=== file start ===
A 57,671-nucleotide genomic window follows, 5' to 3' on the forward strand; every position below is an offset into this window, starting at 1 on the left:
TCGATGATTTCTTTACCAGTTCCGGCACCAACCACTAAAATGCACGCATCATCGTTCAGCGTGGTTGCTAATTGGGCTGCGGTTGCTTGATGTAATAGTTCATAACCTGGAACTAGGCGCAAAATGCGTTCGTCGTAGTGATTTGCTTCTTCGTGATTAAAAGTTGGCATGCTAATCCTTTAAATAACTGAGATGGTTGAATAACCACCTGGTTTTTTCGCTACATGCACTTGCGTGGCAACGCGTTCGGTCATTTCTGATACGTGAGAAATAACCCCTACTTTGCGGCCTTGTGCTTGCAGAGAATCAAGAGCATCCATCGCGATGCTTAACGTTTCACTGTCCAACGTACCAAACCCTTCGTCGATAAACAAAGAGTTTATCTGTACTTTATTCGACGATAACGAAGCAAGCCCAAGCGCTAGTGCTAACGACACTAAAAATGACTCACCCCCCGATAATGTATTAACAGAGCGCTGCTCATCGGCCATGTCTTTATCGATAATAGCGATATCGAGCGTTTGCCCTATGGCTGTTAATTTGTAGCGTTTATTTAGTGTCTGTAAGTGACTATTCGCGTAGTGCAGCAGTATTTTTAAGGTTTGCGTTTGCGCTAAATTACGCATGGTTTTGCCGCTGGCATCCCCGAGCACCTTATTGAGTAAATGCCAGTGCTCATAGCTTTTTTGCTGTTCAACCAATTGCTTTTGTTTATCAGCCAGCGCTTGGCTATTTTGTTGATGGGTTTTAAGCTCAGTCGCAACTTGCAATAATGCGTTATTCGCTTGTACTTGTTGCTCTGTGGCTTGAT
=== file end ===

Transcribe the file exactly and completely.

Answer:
A 57,671-nucleotide genomic window follows, 5' to 3' on the forward strand; every position below is an offset into this window, starting at 1 on the left:
TCGATGATTTCTTTACCAGTTCCGGCACCAACCACTAAAATGCACGCATCATCGTTCAGCGTGGTTGCTAATTGGGCTGCGGTTGCTTGATGTAATAGTTCATAACCTGGAACTAGGCGCAAAATGCGTTCGTCGTAGTGATTTGCTTCTTCGTGATTAAAAGTTGGCATGCTAATCCTTTAAATAACTGAGATGGTTGAATAACCACCTGGTTTTTTCGCTACATGCACTTGCGTGGCAACGCGTTCGGTCATTTCTGATACGTGAGAAATAACCCCTACTTTGCGGCCTTGTGCTTGCAGAGAATCAAGAGCATCCATCGCGATGCTTAACGTTTCACTGTCCAACGTACCAAACCCTTCGTCGATAAACAAAGAGTTTATCTGTACTTTATTCGACGATAACGAAGCAAGCCCAAGCGCTAGTGCTAACGACACTAAAAATGACTCACCCCCCGATAATGTATTAACAGAGCGCTGCTCATCGGCCATGTCTTTATCGATAATAGCGATATCGAGCGTTTGCCCTATGGCTGTTAATTTGTAGCGTTTATTTAGTGTCTGTAAGTGACTATTCGCGTAGTGCAGCAGTATTTTTAAGGTTTGCGTTTGCGCTAAATTACGCATGGTTTTGCCGCTGGCATCCCCGAGCACCTTATTGAGTAAATGCCAGTGCTCATAGCTTTTTTGCTGTTCAACCAATTGCTTTTGTTTATCAGCCAGCGCTTGGCTATTTTGTTGATGGGTTTTAAGCTCAGTCGCAACTTGCAATAATGCGTTATTCGCTTGTACTTGTTGCTCTGTGGCTTGAT